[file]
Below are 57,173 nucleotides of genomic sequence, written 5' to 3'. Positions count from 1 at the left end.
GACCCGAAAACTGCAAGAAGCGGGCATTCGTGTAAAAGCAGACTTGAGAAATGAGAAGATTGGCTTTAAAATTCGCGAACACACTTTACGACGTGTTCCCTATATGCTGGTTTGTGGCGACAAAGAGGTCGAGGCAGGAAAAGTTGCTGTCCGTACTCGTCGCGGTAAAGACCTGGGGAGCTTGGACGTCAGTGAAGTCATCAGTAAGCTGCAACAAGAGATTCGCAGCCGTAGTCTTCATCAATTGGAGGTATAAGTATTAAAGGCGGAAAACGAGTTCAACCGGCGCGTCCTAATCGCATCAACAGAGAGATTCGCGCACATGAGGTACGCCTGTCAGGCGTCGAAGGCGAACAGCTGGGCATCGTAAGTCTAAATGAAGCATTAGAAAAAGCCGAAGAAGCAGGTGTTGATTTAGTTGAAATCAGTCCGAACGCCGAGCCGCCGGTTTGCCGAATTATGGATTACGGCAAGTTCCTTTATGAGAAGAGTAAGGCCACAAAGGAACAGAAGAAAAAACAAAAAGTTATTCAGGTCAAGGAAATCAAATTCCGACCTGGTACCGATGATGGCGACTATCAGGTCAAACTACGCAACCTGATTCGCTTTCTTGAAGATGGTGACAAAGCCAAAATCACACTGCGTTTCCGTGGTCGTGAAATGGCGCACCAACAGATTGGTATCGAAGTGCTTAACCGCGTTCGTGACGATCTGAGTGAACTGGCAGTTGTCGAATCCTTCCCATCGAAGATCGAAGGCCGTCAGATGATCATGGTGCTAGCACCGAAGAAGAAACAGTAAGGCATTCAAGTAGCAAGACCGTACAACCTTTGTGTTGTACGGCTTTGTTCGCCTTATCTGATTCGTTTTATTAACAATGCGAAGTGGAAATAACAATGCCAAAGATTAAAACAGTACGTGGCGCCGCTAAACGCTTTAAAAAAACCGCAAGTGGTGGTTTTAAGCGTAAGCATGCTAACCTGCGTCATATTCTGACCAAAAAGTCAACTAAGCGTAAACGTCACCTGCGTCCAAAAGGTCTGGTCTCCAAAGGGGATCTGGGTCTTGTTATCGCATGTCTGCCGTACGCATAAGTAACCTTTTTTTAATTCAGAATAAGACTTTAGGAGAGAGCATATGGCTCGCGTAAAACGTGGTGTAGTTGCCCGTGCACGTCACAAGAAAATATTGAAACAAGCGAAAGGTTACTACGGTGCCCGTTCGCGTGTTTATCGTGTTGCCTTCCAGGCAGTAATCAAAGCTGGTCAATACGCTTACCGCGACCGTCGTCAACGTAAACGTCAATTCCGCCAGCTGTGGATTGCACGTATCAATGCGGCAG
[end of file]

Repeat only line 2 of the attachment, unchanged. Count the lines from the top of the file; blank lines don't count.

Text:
GACCCGAAAACTGCAAGAAGCGGGCATTCGTGTAAAAGCAGACTTGAGAAATGAGAAGATTGGCTTTAAAATTCGCGAACACACTTTACGACGTGTTCCCTATATGCTGGTTTGTGGCGACAAAGAGGTCGAGGCAGGAAAAGTTGCTGTCCGTACTCGTCGCGGTAAAGACCTGGGGAGCTTGGACGTCAGTGAAGTCATCAGTAAGCTGCAACAAGAGATTCGCAGCCGTAGTCTTCATCAATTGGAGGTATAAGTATTAAAGGCGGAAAACGAGTTCAACCGGCGCGTCCTAATCGCATCAACAGAGAGATTCGCGCACATGAGGTACGCCTGTCAGGCGTCGAAGGCGAACAGCTGGGCATCGTAAGTCTAAATGAAGCATTAGAAAAAGCCGAAGAAGCAGGTGTTGATTTAGTTGAAATCAGTCCGAACGCCGAGCCGCCGGTTTGCCGAATTATGGATTACGGCAAGTTCCTTTATGAGAAGAGTAAGGCCACAAAGGAACAGAAGAAAAAACAAAAAGTTATTCAGGTCAAGGAAATCAAATTCCGACCTGGTACCGATGATGGCGACTATCAGGTCAAACTACGCAACCTGATTCGCTTTCTTGAAGATGGTGACAAAGCCAAAATCACACTGCGTTTCCGTGGTCGTGAAATGGCGCACCAACAGATTGGTATCGAAGTGCTTAACCGCGTTCGTGACGATCTGAGTGAACTGGCAGTTGTCGAATCCTTCCCATCGAAGATCGAAGGCCGTCAGATGATCATGGTGCTAGCACCGAAGAAGAAACAGTAAGGCATTCAAGTAGCAAGACCGTACAACCTTTGTGTTGTACGGCTTTGTTCGCCTTATCTGATTCGTTTTATTAACAATGCGAAGTGGAAATAACAATGCCAAAGATTAAAACAGTACGTGGCGCCGCTAAACGCTTTAAAAAAACCGCAAGTGGTGGTTTTAAGCGTAAGCATGCTAACCTGCGTCATATTCTGACCAAAAAGTCAACTAAGCGTAAACGTCACCTGCGTCCAAAAGGTCTGGTCTCCAAAGGGGATCTGGGTCTTGTTATCGCATGTCTGCCGTACGCATAAGTAACCTTTTTTTAATTCAGAATAAGACTTTAGGAGAGAGCATATGGCTCGCGTAAAACGTGGTGTAGTTGCCCGTGCACGTCACAAGAAAATATTGAAACAAGCGAAAGGTTACTACGGTGCCCGTTCGCGTGTTTATCGTGTTGCCTTCCAGGCAGTAATCAAAGCTGGTCAATACGCTTACCGCGACCGTCGTCAACGTAAACGTCAATTCCGCCAGCTGTGGATTGCACGTATCAATGCGGCAG